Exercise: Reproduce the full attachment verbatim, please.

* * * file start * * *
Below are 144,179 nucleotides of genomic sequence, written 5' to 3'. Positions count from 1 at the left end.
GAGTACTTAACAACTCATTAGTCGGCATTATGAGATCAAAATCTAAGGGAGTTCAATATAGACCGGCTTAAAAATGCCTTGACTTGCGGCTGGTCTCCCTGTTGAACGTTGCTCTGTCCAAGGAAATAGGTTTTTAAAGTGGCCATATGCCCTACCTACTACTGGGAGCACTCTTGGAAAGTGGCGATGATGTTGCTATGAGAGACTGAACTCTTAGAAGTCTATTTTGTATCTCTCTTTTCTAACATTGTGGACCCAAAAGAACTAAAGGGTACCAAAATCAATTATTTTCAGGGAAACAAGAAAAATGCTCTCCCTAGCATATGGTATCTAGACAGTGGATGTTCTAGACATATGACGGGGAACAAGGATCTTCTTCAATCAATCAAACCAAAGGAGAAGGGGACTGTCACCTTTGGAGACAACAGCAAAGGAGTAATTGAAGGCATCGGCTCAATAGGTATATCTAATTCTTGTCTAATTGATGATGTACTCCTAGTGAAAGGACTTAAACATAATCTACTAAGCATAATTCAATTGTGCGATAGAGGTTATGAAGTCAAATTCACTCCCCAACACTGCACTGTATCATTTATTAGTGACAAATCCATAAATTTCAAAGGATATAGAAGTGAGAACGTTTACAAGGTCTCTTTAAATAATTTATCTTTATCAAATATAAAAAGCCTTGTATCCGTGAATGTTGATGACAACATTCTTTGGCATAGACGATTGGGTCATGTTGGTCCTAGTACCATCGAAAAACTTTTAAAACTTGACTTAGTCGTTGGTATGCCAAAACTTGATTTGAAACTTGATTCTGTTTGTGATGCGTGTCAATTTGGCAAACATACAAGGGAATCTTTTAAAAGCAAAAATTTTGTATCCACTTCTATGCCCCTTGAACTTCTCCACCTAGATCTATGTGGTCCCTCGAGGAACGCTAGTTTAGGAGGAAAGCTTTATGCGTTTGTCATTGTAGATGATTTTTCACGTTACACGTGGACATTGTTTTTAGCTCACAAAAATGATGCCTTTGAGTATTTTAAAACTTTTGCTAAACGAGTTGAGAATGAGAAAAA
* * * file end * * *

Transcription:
Below are 144,179 nucleotides of genomic sequence, written 5' to 3'. Positions count from 1 at the left end.
GAGTACTTAACAACTCATTAGTCGGCATTATGAGATCAAAATCTAAGGGAGTTCAATATAGACCGGCTTAAAAATGCCTTGACTTGCGGCTGGTCTCCCTGTTGAACGTTGCTCTGTCCAAGGAAATAGGTTTTTAAAGTGGCCATATGCCCTACCTACTACTGGGAGCACTCTTGGAAAGTGGCGATGATGTTGCTATGAGAGACTGAACTCTTAGAAGTCTATTTTGTATCTCTCTTTTCTAACATTGTGGACCCAAAAGAACTAAAGGGTACCAAAATCAATTATTTTCAGGGAAACAAGAAAAATGCTCTCCCTAGCATATGGTATCTAGACAGTGGATGTTCTAGACATATGACGGGGAACAAGGATCTTCTTCAATCAATCAAACCAAAGGAGAAGGGGACTGTCACCTTTGGAGACAACAGCAAAGGAGTAATTGAAGGCATCGGCTCAATAGGTATATCTAATTCTTGTCTAATTGATGATGTACTCCTAGTGAAAGGACTTAAACATAATCTACTAAGCATAATTCAATTGTGCGATAGAGGTTATGAAGTCAAATTCACTCCCCAACACTGCACTGTATCATTTATTAGTGACAAATCCATAAATTTCAAAGGATATAGAAGTGAGAACGTTTACAAGGTCTCTTTAAATAATTTATCTTTATCAAATATAAAAAGCCTTGTATCCGTGAATGTTGATGACAACATTCTTTGGCATAGACGATTGGGTCATGTTGGTCCTAGTACCATCGAAAAACTTTTAAAACTTGACTTAGTCGTTGGTATGCCAAAACTTGATTTGAAACTTGATTCTGTTTGTGATGCGTGTCAATTTGGCAAACATACAAGGGAATCTTTTAAAAGCAAAAATTTTGTATCCACTTCTATGCCCCTTGAACTTCTCCACCTAGATCTATGTGGTCCCTCGAGGAACGCTAGTTTAGGAGGAAAGCTTTATGCGTTTGTCATTGTAGATGATTTTTCACGTTACACGTGGACATTGTTTTTAGCTCACAAAAATGATGCCTTTGAGTATTTTAAAACTTTTGCTAAACGAGTTGAGAATGAGAAAAA